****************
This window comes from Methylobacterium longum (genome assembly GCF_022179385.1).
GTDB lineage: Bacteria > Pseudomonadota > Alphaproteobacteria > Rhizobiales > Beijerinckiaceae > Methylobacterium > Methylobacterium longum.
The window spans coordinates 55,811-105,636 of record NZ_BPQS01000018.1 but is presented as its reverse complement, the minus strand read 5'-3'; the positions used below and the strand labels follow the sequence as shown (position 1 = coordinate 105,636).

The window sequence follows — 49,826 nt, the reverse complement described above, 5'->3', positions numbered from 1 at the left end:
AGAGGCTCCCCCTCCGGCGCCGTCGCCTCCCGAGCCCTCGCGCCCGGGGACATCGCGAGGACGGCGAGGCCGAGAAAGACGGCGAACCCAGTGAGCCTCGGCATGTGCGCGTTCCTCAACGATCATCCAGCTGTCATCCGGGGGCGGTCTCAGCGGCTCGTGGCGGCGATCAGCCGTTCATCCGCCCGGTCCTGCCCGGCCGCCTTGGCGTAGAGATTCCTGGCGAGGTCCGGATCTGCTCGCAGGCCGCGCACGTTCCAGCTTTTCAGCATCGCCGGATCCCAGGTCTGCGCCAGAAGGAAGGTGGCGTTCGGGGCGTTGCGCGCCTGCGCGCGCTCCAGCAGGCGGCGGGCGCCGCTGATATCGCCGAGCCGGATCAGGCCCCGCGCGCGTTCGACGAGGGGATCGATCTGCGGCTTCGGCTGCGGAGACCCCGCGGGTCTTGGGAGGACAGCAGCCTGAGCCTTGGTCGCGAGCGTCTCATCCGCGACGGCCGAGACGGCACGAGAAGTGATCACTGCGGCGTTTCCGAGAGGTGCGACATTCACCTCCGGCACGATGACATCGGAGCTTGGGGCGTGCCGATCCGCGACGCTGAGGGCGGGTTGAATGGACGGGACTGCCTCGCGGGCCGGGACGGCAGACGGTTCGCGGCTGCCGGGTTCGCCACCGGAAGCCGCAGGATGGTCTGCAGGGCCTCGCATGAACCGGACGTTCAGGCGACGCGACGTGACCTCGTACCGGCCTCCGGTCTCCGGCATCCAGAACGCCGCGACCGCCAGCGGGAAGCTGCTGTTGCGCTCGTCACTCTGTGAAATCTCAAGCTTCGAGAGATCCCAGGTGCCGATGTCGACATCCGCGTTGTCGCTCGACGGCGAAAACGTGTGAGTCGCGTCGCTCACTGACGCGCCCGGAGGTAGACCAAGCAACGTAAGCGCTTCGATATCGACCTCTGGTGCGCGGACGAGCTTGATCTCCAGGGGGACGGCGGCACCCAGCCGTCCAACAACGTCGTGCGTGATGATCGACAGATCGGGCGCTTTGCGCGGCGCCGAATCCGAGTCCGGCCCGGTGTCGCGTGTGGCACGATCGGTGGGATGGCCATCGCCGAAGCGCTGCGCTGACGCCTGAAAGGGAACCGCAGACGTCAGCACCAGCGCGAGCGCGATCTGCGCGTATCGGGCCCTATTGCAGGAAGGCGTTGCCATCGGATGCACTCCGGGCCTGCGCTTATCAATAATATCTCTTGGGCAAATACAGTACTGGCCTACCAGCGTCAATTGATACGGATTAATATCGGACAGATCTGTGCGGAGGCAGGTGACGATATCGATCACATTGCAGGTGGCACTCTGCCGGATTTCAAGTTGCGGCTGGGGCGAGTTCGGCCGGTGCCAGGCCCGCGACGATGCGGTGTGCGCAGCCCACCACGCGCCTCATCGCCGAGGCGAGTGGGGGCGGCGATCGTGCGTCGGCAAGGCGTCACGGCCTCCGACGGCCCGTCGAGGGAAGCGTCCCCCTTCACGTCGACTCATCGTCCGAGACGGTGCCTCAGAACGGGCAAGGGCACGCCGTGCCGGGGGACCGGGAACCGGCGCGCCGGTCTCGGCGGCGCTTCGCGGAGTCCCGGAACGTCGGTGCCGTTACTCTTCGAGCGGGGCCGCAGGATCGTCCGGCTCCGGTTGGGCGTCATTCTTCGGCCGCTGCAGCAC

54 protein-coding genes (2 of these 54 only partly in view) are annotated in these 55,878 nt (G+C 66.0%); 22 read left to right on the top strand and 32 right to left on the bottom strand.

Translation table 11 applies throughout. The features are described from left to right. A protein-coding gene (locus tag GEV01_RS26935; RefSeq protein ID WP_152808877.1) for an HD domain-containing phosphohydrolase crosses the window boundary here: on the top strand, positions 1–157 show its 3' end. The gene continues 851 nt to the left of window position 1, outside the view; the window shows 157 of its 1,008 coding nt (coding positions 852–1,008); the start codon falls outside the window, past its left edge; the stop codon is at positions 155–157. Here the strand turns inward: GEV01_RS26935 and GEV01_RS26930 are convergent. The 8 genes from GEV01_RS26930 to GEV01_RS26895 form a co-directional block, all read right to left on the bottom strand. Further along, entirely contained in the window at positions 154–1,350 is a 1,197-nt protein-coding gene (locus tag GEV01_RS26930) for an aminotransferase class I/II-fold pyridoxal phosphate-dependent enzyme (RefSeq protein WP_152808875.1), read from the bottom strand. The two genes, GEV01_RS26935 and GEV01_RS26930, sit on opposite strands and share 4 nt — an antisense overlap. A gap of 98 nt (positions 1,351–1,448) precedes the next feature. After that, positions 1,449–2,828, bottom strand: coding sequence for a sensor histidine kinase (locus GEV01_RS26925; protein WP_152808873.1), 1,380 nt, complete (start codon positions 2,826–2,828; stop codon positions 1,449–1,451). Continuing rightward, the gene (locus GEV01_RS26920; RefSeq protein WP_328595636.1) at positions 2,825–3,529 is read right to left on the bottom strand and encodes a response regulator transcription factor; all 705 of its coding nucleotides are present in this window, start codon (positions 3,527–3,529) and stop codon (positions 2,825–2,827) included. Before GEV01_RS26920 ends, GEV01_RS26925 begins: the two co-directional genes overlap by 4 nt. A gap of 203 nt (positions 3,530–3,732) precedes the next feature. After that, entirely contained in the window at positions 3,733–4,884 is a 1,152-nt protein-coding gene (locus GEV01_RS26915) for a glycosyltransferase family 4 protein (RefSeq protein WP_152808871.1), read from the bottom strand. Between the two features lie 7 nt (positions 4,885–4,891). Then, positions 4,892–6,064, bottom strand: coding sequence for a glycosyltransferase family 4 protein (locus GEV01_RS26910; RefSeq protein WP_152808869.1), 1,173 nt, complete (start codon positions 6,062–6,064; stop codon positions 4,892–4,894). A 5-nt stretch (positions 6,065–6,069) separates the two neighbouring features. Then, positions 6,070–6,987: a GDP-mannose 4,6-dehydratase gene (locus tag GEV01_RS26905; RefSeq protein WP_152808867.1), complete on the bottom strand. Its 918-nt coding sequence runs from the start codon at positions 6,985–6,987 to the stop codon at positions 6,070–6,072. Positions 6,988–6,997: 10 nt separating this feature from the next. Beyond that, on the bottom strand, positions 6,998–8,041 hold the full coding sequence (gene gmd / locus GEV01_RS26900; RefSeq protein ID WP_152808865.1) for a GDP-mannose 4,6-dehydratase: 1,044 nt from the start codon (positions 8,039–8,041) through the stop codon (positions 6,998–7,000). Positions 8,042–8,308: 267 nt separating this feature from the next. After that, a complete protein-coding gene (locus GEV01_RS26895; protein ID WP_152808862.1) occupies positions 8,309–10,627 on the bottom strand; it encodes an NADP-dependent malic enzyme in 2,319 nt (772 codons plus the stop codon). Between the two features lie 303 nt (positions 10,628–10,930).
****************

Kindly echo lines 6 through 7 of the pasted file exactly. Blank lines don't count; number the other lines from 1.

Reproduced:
54 protein-coding genes (2 of these 54 only partly in view) are annotated in these 55,878 nt (G+C 66.0%); 22 read left to right on the top strand and 32 right to left on the bottom strand.

Translation table 11 applies throughout. The features are described from left to right. A protein-coding gene (locus tag GEV01_RS26935; RefSeq protein ID WP_152808877.1) for an HD domain-containing phosphohydrolase crosses the window boundary here: on the top strand, positions 1–157 show its 3' end. The gene continues 851 nt to the left of window position 1, outside the view; the window shows 157 of its 1,008 coding nt (coding positions 852–1,008); the start codon falls outside the window, past its left edge; the stop codon is at positions 155–157. Here the strand turns inward: GEV01_RS26935 and GEV01_RS26930 are convergent. The 8 genes from GEV01_RS26930 to GEV01_RS26895 form a co-directional block, all read right to left on the bottom strand. Further along, entirely contained in the window at positions 154–1,350 is a 1,197-nt protein-coding gene (locus tag GEV01_RS26930) for an aminotransferase class I/II-fold pyridoxal phosphate-dependent enzyme (RefSeq protein WP_152808875.1), read from the bottom strand. The two genes, GEV01_RS26935 and GEV01_RS26930, sit on opposite strands and share 4 nt — an antisense overlap. A gap of 98 nt (positions 1,351–1,448) precedes the next feature. After that, positions 1,449–2,828, bottom strand: coding sequence for a sensor histidine kinase (locus GEV01_RS26925; protein WP_152808873.1), 1,380 nt, complete (start codon positions 2,826–2,828; stop codon positions 1,449–1,451). Continuing rightward, the gene (locus GEV01_RS26920; RefSeq protein WP_328595636.1) at positions 2,825–3,529 is read right to left on the bottom strand and encodes a response regulator transcription factor; all 705 of its coding nucleotides are present in this window, start codon (positions 3,527–3,529) and stop codon (positions 2,825–2,827) included. Before GEV01_RS26920 ends, GEV01_RS26925 begins: the two co-directional genes overlap by 4 nt. A gap of 203 nt (positions 3,530–3,732) precedes the next feature. After that, entirely contained in the window at positions 3,733–4,884 is a 1,152-nt protein-coding gene (locus GEV01_RS26915) for a glycosyltransferase family 4 protein (RefSeq protein WP_152808871.1), read from the bottom strand. Between the two features lie 7 nt (positions 4,885–4,891). Then, positions 4,892–6,064, bottom strand: coding sequence for a glycosyltransferase family 4 protein (locus GEV01_RS26910; RefSeq protein WP_152808869.1), 1,173 nt, complete (start codon positions 6,062–6,064; stop codon positions 4,892–4,894). A 5-nt stretch (positions 6,065–6,069) separates the two neighbouring features. Then, positions 6,070–6,987: a GDP-mannose 4,6-dehydratase gene (locus tag GEV01_RS26905; RefSeq protein WP_152808867.1), complete on the bottom strand. Its 918-nt coding sequence runs from the start codon at positions 6,985–6,987 to the stop codon at positions 6,070–6,072. Positions 6,988–6,997: 10 nt separating this feature from the next. Beyond that, on the bottom strand, positions 6,998–8,041 hold the full coding sequence (gene gmd / locus GEV01_RS26900; RefSeq protein ID WP_152808865.1) for a GDP-mannose 4,6-dehydratase: 1,044 nt from the start codon (positions 8,039–8,041) through the stop codon (positions 6,998–7,000). Positions 8,042–8,308: 267 nt separating this feature from the next. After that, a complete protein-coding gene (locus GEV01_RS26895; protein ID WP_152808862.1) occupies positions 8,309–10,627 on the bottom strand; it encodes an NADP-dependent malic enzyme in 2,319 nt (772 codons plus the stop codon). Between the two features lie 303 nt (positions 10,628–10,930).